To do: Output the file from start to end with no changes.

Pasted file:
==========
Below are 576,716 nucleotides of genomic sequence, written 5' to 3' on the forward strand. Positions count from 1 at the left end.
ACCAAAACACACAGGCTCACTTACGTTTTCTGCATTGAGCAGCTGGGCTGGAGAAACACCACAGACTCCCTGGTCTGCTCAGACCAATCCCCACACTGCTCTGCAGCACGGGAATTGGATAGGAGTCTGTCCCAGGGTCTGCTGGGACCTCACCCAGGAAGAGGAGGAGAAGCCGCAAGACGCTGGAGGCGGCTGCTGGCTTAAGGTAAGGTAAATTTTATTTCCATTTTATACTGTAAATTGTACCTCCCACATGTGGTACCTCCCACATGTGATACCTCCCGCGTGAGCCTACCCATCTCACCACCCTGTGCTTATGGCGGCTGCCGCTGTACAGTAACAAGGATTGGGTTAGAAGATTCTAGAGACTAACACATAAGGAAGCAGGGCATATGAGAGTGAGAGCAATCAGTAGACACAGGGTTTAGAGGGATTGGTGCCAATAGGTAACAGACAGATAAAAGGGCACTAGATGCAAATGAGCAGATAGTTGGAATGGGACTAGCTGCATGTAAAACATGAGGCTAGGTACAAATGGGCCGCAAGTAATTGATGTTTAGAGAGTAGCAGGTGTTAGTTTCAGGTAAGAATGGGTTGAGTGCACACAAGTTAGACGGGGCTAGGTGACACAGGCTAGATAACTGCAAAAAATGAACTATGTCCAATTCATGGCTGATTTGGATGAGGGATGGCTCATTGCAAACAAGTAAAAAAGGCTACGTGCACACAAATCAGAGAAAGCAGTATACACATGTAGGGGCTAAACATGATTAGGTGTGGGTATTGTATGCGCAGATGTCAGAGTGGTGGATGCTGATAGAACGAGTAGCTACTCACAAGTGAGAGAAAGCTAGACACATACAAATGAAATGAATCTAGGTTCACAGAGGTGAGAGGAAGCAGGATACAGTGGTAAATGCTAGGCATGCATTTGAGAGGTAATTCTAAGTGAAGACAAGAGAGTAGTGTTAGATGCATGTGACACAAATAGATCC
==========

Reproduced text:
Below are 576,716 nucleotides of genomic sequence, written 5' to 3' on the forward strand. Positions count from 1 at the left end.
ACCAAAACACACAGGCTCACTTACGTTTTCTGCATTGAGCAGCTGGGCTGGAGAAACACCACAGACTCCCTGGTCTGCTCAGACCAATCCCCACACTGCTCTGCAGCACGGGAATTGGATAGGAGTCTGTCCCAGGGTCTGCTGGGACCTCACCCAGGAAGAGGAGGAGAAGCCGCAAGACGCTGGAGGCGGCTGCTGGCTTAAGGTAAGGTAAATTTTATTTCCATTTTATACTGTAAATTGTACCTCCCACATGTGGTACCTCCCACATGTGATACCTCCCGCGTGAGCCTACCCATCTCACCACCCTGTGCTTATGGCGGCTGCCGCTGTACAGTAACAAGGATTGGGTTAGAAGATTCTAGAGACTAACACATAAGGAAGCAGGGCATATGAGAGTGAGAGCAATCAGTAGACACAGGGTTTAGAGGGATTGGTGCCAATAGGTAACAGACAGATAAAAGGGCACTAGATGCAAATGAGCAGATAGTTGGAATGGGACTAGCTGCATGTAAAACATGAGGCTAGGTACAAATGGGCCGCAAGTAATTGATGTTTAGAGAGTAGCAGGTGTTAGTTTCAGGTAAGAATGGGTTGAGTGCACACAAGTTAGACGGGGCTAGGTGACACAGGCTAGATAACTGCAAAAAATGAACTATGTCCAATTCATGGCTGATTTGGATGAGGGATGGCTCATTGCAAACAAGTAAAAAAGGCTACGTGCACACAAATCAGAGAAAGCAGTATACACATGTAGGGGCTAAACATGATTAGGTGTGGGTATTGTATGCGCAGATGTCAGAGTGGTGGATGCTGATAGAACGAGTAGCTACTCACAAGTGAGAGAAAGCTAGACACATACAAATGAAATGAATCTAGGTTCACAGAGGTGAGAGGAAGCAGGATACAGTGGTAAATGCTAGGCATGCATTTGAGAGGTAATTCTAAGTGAAGACAAGAGAGTAGTGTTAGATGCATGTGACACAAATAGATCC